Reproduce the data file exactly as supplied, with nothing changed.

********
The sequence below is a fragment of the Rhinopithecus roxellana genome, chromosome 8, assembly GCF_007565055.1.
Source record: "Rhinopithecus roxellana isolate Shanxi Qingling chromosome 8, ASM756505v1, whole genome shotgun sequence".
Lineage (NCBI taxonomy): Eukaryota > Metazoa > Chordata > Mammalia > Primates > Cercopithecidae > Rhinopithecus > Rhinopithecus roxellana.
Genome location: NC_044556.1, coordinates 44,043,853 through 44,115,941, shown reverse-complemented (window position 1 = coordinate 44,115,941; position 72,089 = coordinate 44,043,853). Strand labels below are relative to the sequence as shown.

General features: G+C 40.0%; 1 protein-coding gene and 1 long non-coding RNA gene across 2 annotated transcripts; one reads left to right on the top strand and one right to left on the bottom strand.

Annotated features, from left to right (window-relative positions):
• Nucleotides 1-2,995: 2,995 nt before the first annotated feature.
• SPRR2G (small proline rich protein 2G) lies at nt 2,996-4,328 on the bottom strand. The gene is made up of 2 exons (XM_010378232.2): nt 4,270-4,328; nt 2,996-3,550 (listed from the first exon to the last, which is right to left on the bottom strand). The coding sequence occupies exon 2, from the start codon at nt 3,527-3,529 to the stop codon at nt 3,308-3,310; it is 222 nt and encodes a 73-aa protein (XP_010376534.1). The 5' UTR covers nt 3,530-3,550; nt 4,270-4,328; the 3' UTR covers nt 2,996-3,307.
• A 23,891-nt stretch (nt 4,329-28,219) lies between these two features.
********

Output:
The sequence below is a fragment of the Rhinopithecus roxellana genome, chromosome 8, assembly GCF_007565055.1.
Source record: "Rhinopithecus roxellana isolate Shanxi Qingling chromosome 8, ASM756505v1, whole genome shotgun sequence".
Lineage (NCBI taxonomy): Eukaryota > Metazoa > Chordata > Mammalia > Primates > Cercopithecidae > Rhinopithecus > Rhinopithecus roxellana.
Genome location: NC_044556.1, coordinates 44,043,853 through 44,115,941, shown reverse-complemented (window position 1 = coordinate 44,115,941; position 72,089 = coordinate 44,043,853). Strand labels below are relative to the sequence as shown.

General features: G+C 40.0%; 1 protein-coding gene and 1 long non-coding RNA gene across 2 annotated transcripts; one reads left to right on the top strand and one right to left on the bottom strand.

Annotated features, from left to right (window-relative positions):
• Nucleotides 1-2,995: 2,995 nt before the first annotated feature.
• SPRR2G (small proline rich protein 2G) lies at nt 2,996-4,328 on the bottom strand. The gene is made up of 2 exons (XM_010378232.2): nt 4,270-4,328; nt 2,996-3,550 (listed from the first exon to the last, which is right to left on the bottom strand). The coding sequence occupies exon 2, from the start codon at nt 3,527-3,529 to the stop codon at nt 3,308-3,310; it is 222 nt and encodes a 73-aa protein (XP_010376534.1). The 5' UTR covers nt 3,530-3,550; nt 4,270-4,328; the 3' UTR covers nt 2,996-3,307.
• A 23,891-nt stretch (nt 4,329-28,219) lies between these two features.